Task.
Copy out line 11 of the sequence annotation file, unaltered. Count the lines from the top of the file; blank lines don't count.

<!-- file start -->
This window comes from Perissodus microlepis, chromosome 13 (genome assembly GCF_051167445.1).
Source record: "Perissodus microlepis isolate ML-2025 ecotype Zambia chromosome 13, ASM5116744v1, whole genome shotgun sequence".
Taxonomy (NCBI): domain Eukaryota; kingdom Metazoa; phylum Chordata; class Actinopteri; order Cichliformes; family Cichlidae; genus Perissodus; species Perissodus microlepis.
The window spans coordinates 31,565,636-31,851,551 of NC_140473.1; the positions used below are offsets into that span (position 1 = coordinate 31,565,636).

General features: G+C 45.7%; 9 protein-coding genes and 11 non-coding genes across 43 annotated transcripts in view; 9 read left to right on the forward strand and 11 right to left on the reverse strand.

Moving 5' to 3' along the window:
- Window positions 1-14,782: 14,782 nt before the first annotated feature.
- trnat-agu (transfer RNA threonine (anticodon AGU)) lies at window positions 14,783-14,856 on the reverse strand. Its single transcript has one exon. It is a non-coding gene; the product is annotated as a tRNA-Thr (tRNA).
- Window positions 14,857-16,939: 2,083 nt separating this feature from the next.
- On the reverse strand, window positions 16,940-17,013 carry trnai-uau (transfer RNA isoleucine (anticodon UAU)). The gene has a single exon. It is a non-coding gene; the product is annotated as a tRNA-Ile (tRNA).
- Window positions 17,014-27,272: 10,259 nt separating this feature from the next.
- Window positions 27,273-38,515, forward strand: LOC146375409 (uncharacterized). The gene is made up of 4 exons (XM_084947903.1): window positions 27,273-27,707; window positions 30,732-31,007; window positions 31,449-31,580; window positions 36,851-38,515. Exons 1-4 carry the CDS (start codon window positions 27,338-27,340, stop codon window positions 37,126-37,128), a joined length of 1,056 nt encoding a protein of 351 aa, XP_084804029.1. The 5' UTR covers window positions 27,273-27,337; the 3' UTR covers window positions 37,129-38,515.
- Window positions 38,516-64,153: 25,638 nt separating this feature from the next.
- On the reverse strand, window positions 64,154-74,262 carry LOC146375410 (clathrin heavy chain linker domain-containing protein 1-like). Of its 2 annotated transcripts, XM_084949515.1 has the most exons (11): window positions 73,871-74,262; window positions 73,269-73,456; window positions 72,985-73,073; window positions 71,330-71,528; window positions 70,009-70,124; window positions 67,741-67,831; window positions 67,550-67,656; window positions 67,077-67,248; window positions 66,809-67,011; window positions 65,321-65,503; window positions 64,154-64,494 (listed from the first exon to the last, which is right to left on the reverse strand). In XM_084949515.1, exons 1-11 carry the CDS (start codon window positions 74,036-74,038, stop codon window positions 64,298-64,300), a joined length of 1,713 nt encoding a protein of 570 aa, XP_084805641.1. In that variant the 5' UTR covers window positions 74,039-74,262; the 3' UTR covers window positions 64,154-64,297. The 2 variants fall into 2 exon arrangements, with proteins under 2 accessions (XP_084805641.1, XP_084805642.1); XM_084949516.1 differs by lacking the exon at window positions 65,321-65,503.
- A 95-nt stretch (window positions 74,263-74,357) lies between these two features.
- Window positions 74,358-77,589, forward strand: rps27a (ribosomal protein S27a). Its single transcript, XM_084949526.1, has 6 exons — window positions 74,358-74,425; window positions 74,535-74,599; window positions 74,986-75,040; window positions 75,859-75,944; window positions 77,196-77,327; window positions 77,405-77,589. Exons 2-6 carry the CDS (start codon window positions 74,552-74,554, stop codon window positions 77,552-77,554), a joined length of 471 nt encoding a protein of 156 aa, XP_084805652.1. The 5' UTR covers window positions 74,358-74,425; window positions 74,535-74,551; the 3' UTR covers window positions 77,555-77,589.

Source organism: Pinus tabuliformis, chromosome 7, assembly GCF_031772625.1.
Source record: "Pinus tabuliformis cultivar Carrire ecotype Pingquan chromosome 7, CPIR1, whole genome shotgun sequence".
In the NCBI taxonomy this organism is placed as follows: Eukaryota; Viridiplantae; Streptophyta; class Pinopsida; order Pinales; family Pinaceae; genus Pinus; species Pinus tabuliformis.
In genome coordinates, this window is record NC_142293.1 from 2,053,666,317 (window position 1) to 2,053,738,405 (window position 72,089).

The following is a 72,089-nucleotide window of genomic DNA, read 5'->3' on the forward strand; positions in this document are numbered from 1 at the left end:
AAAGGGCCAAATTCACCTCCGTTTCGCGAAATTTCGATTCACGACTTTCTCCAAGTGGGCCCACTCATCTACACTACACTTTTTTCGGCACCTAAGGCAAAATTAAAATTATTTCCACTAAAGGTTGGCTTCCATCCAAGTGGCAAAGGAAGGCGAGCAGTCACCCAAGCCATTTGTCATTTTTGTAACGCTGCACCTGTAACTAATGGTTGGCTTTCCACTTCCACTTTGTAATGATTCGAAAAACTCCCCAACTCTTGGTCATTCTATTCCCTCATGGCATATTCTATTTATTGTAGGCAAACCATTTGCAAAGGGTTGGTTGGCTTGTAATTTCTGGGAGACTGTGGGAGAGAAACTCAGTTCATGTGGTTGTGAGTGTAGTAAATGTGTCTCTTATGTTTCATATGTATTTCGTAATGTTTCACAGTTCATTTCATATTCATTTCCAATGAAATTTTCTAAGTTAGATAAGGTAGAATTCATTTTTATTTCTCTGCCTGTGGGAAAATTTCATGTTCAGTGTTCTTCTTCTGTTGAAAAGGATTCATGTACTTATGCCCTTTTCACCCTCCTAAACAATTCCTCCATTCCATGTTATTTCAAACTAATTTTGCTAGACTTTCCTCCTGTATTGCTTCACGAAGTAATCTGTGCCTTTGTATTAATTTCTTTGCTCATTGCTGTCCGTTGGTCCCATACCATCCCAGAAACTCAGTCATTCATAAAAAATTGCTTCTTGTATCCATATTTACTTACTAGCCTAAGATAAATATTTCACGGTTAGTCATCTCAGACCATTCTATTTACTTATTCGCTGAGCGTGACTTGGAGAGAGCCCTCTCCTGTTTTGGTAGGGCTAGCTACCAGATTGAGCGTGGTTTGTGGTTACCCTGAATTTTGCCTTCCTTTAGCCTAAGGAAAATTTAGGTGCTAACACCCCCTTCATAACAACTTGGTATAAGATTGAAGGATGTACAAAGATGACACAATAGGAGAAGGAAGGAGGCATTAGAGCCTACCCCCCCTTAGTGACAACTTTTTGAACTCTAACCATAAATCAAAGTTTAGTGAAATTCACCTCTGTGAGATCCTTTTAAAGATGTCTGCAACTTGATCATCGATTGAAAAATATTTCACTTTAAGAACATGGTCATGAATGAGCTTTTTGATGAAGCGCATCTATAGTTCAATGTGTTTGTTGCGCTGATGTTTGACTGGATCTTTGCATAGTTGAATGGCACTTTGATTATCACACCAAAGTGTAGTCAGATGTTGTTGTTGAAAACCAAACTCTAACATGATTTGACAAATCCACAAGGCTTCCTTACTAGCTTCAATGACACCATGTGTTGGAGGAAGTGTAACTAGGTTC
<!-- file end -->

- Window positions 17,014-27,272: 10,259 nt separating this feature from the next.